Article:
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Explained: The Difficulties with Indian Fighter Jets

The Indian Air Force is attempting to maintain its fighter squadron strength as its fleet faces the progressive phase-out of existing planes as well as delays in the acquisition and procurement of new jets. It also has high hopes for indigenously made aircraft. In comparison to the sanctioned strength of 42 fighter squadrons, we are now at 31 squadrons, which will not increase in the next decade and may even decrease by 2029, according to a report tabled in Parliament last month by an Indian Air Force (IAF) representative.

Explained The Difficulties with Indian Fighter Jets 1

As far as going from 31 to 42 squadrons we don’t know when it can be accomplished. Stressing the fact that they have been striving to go forward for many years, but certain procedures must be followed. If what has been ordered is delivered, and the case for 114 Multi-Role Fighter Aircraft (MRFA) has developed, we can have between 29 and 31 squadrons by 2030, the IAF representative stated, stressing that it will not fall below that number.

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Orders And Phase-Outs

It should be mentioned that the three MiG-21 squadrons will gradually be phased out of the current 31 squadrons by 2025. By the end of the decade, the Jaguar, Mirage-2000, and Mig-29 will also start to be retired. For instance, the first MiG-29s, introduced in the late 1980s, will begin to retire by 2027–2028, and part of the initial batch of Su-30s will also begin to retire by the early 2040s when the majority of these types will be phased out.

Explained The Difficulties with Indian Fighter Jets

Overall, the IAF has purchased 272 Su-30MKI aircraft. A plan to purchase 21 more MIG-29s and 12 more Sukhoi Su-30MKIs from Russia to replace those lost in accidents has stalled, despite claims to the contrary from both IAF and Russian authorities. Over 500 fighter jets will be purchased by India as part of an ambitious plan, the majority of which will be produced and designed domestically for the IAF. These, however, are in a variety of developmental stages. Their production and prompt deliveries are essential. IAF Chief Air Chief Marshal V R. Chaudhari acknowledged during an event in October 2022 that even with the TEJAS MK-1A, TEJAS MK-2, and the MRFA, “we will still be at 35-36 (squadrons) by the middle of next decade.”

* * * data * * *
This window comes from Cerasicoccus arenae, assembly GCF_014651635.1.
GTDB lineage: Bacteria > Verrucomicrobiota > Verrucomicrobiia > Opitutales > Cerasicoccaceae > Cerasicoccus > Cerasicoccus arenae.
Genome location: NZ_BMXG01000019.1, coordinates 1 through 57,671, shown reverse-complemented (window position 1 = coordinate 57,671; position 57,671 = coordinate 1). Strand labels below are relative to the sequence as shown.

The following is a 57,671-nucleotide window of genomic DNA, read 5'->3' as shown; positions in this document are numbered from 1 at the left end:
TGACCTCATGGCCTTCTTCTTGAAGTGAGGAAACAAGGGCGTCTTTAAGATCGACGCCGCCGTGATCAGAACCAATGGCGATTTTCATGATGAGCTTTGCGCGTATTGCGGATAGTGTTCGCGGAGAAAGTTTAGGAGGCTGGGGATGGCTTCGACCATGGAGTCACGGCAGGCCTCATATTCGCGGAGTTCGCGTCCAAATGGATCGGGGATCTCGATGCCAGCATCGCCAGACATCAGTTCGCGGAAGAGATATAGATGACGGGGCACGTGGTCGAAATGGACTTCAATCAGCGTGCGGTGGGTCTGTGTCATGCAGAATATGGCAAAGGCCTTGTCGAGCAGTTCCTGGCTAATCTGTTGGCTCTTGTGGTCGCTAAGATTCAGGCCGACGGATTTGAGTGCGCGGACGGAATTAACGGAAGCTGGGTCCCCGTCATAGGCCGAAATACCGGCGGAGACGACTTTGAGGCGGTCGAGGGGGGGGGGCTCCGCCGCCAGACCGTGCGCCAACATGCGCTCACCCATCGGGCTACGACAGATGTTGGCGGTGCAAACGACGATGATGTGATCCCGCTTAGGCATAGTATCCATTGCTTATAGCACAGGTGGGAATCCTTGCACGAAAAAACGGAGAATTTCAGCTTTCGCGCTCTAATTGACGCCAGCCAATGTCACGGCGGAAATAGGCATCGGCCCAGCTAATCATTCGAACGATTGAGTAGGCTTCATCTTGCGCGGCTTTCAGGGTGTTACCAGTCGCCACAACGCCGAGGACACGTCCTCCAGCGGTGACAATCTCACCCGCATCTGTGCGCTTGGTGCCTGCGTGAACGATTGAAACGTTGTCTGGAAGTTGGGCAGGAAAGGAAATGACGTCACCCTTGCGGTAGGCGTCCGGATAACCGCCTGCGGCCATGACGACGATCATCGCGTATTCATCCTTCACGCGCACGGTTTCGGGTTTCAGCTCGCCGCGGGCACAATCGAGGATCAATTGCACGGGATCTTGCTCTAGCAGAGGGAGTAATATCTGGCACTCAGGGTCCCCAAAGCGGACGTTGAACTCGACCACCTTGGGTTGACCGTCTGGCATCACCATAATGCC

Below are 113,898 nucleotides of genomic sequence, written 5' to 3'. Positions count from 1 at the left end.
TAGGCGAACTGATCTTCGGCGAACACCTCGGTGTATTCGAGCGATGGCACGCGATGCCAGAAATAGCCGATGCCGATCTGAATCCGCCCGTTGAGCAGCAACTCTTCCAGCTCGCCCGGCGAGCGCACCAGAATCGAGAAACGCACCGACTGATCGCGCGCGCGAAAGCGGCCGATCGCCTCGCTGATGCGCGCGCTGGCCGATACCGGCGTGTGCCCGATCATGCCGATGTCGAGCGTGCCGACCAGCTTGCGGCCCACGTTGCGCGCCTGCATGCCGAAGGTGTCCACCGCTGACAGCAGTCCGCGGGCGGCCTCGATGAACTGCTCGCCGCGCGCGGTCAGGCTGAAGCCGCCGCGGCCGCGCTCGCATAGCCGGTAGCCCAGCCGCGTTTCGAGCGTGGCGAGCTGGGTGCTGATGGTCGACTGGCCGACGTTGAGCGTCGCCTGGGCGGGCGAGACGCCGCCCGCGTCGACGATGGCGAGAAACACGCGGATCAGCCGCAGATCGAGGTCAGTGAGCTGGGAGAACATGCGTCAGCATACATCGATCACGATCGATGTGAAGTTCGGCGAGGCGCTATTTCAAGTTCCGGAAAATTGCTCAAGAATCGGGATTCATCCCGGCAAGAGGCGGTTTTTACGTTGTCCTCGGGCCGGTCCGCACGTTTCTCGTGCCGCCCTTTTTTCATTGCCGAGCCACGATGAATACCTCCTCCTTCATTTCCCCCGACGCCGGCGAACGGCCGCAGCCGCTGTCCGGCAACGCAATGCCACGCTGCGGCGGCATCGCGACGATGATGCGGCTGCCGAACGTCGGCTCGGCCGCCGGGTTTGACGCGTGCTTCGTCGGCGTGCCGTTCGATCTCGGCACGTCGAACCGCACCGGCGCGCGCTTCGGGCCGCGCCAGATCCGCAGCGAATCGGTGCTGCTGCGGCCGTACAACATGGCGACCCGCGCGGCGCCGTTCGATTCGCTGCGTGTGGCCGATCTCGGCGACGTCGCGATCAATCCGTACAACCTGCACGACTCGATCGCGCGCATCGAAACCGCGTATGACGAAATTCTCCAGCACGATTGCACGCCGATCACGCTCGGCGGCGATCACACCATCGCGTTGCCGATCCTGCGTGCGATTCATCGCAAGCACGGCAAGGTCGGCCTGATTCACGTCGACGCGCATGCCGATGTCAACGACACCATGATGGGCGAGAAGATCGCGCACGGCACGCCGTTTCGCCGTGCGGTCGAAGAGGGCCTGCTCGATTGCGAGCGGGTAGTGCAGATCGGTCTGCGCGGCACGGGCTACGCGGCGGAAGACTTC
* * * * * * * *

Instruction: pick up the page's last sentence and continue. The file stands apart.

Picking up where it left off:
Tejas mk2

Aside from the expected new inductions, the IAF believes that boosting the low availability rates of Su-30 and other fighters in service will offset some of the shortage in the interim. However, this could be hampered by the Ukraine crisis, which has already impacted payments to Russia for ongoing projects as well as delays and uncertainties in the timely supply of replacements for in-service equipment.

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Community of the Indian Fighter Jets

The indigenous jet development program’s fulcrum, the TEJAS, which was originally intended as a MiG-21 replacement, has endured a series of delays but is now back on track. In December 2013, the TEJAS received Initial Operational Clearance (IOC), and in February 2019, it received Final Operational Clearance (FOC). On March 31, 2006, the IAF inked a contract with Hindustan Aeronautics Limited (HAL) for 20 IOC configuration aircraft, including four IOC trainers, and on December 23, 2010, the IAF signed a deal with HAL for 20 FOC version jets, including four trainers. The IAF spokesperson stated that they were meant to receive the 40 TEJAS from HAL much earlier, but they are now receiving them. Even now, we are two planes short of 40, according to the spokesperson.

Also read: What Is LCA Tejas Mark 2 Project? [Fully Explained]